Most new bands were previously other less new bands, and so songwriters behind Bloom (Megan and Emily) used to be part of The Beautiful Word, who were Brighton-based indie-ish breezes sharing borders with whimsy and twee but (mercifully) never fully occupying those territories. The Beautiful Word were great, but they’re not here any more and (ahem) from that seed grew Bloom. (Sorry). There’s a bit of a backstory behind Megan’s voice taking a bit of a knock along the way but the tl;dr version is that her and Emily’s harmonies are, basically, amazing and getting to that point was a struggle.It’s a smidge disingenuous to compare The Beautiful Word with Bloom, in that there’s a few years and atrophied members between the last of the former and Bloom’s debut; but where the former was poppish indie with touches of light-heartedness, Bloom is closer to a full-blooded pop group. Pop’s obviously an slippery beast and one of the things that rarely gets done right is terse lyrics; Bloom’s lyrical prowess is in keeping just enough lyric to get the sentiment while eliding detail enough to be opaque. A trick rarely done right, arguably. Change the arrangement for “Nothing” from bright and spare jangles to grinding dirge and you’d have the sort of parity that wee Mikey Gira traded in back in the day — “There’s nothing left” [repeat lotsly]. Bloom are a lot less battering ram with their lyrics, probably more precision scalpel to emotional sores. It’s a record almost entirely lacking in flack. But pop music, right? Not always a place where arrangements jump out a lot. Which is where something in the backgrounds of Emily and Megan do some funny things. Not sure if it’s over-subscribing things from your writer’s perspective, but knowing that Emily’s got an mbira background, Africanisms start popping up for me — “Not Enough” has this clean, spritely and sparse guitar figure nudging soukous playing without ever quite going rhumba. “Snow”, a mini-epic of lushness, has these lovely shuffly syncopations between guitar/ bass/ keys with the two-part vocal line holding down the melody. “Tiny”, probably my favourite track, fits in a surprising amount of weave and turn for a just-north-of three-minute pop song — superficially doing some indie pop tricks, but intricately mixed in with some electronic fad-gadgetery of a Björk-type dimension (that dimension can be spatial or space-ial, depending on the reader’s cosmic preference). Placing Bloom into a context is a bit of a bollock. On a few levels, it’s not entirey dissimilar to a lot of pop groups, particularly those doing the rounds in the mid-’80s. It’s more dour than (say) Bananarama, less shiny than (for instance) Strawberry Switchblade, but that’s not getting you any closer. There’s a distinct sense that it sounds a lot like something but I’m not quite able to pin it down. Choruses the size of planets, but never overbearingly smug. I keep coming back to the term “terse” because there’s just nothing wasted on here, but there’s enough colour and varied arrangement to mean that it’s well worth spending a bit of alone time with the headphones on and maybe having a little cry. There’s shots of light, but mostly the songs aren’t entirely cheerful; but it’s never quite morose, more wistful… something like a pop soundtrack to mid-20s breakups, shit landlords or 4am walks for rollups, rather than thee teenage hormonal idiocy of a lot of efforts towards pop.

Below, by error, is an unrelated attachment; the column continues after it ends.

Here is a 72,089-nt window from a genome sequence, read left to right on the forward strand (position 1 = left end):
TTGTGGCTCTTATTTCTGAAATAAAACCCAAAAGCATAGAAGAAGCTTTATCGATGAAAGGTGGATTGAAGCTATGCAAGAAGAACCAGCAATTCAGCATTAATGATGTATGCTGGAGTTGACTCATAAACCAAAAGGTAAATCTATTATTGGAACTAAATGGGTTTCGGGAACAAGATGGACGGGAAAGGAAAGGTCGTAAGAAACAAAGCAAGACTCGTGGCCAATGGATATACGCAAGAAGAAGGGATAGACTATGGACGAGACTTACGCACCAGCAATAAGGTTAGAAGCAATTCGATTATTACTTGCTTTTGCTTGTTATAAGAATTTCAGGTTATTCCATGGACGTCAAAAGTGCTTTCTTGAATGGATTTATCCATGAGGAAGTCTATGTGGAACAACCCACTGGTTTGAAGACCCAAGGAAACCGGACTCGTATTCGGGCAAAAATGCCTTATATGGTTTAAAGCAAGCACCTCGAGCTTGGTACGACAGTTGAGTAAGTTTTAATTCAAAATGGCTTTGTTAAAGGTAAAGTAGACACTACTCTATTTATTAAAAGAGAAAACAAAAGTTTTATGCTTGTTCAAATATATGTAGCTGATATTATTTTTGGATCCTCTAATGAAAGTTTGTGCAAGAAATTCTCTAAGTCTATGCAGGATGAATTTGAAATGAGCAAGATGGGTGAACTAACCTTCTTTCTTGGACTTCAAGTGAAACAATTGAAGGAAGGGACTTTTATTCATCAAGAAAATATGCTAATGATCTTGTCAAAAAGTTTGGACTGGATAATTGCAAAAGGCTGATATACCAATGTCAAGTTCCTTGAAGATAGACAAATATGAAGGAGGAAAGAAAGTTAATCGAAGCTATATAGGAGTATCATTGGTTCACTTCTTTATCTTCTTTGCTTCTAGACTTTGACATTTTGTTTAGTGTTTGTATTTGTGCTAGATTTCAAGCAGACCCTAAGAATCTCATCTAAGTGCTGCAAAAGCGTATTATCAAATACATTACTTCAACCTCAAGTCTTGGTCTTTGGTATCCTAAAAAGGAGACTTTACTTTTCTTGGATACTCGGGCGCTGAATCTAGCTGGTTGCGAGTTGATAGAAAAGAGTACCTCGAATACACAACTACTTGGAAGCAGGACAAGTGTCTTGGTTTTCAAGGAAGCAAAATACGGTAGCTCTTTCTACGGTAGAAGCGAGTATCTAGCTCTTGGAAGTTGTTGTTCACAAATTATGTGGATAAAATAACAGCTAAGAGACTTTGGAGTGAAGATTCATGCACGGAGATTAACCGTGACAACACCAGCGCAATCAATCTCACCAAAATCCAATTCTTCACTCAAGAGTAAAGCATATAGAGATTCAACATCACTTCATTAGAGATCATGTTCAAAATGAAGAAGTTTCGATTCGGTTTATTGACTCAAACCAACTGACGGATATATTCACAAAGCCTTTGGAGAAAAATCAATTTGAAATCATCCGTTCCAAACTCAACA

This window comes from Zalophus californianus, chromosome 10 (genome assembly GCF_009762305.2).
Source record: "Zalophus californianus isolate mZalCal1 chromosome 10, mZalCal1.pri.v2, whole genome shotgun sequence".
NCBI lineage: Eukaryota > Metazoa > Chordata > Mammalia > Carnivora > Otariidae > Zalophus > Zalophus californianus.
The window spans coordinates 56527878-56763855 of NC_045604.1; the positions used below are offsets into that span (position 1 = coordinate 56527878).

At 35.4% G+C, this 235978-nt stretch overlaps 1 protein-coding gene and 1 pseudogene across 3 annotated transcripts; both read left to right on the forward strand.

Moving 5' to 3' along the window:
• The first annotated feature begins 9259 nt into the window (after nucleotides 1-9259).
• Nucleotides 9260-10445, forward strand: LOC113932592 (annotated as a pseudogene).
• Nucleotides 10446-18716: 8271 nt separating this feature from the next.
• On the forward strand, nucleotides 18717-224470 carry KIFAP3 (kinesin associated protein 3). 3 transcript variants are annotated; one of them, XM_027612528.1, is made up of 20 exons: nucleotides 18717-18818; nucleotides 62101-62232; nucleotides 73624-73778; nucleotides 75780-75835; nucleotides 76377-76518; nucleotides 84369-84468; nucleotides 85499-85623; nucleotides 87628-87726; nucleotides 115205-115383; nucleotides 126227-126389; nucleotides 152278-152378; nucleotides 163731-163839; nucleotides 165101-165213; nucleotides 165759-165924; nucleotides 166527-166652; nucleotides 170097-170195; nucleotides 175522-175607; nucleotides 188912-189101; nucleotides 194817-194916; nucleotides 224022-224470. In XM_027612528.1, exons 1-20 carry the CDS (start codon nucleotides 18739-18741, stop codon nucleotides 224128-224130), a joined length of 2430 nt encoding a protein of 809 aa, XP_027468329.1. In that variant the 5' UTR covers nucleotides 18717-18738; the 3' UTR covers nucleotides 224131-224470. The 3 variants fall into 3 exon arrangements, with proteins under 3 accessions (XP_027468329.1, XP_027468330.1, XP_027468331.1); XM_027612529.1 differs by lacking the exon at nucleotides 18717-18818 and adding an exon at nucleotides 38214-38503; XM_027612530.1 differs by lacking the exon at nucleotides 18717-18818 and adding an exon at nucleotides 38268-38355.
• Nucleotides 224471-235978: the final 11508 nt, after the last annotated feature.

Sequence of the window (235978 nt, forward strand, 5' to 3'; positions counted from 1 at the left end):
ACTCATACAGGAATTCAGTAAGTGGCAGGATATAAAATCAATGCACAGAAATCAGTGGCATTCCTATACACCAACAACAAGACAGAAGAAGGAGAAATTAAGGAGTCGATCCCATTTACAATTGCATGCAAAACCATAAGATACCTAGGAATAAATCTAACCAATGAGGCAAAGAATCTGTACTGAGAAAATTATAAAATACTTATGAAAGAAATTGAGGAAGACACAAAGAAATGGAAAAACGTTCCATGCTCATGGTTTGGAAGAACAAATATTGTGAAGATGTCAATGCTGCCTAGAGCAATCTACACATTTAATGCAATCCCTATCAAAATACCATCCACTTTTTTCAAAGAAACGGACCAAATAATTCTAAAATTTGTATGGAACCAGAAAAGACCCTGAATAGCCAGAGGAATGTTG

Oh, I entirely forgot to do the shit journalism thing of saying “Bloomin’ marvellous”, but you can imagine I did and then everyone’s happy. Great record.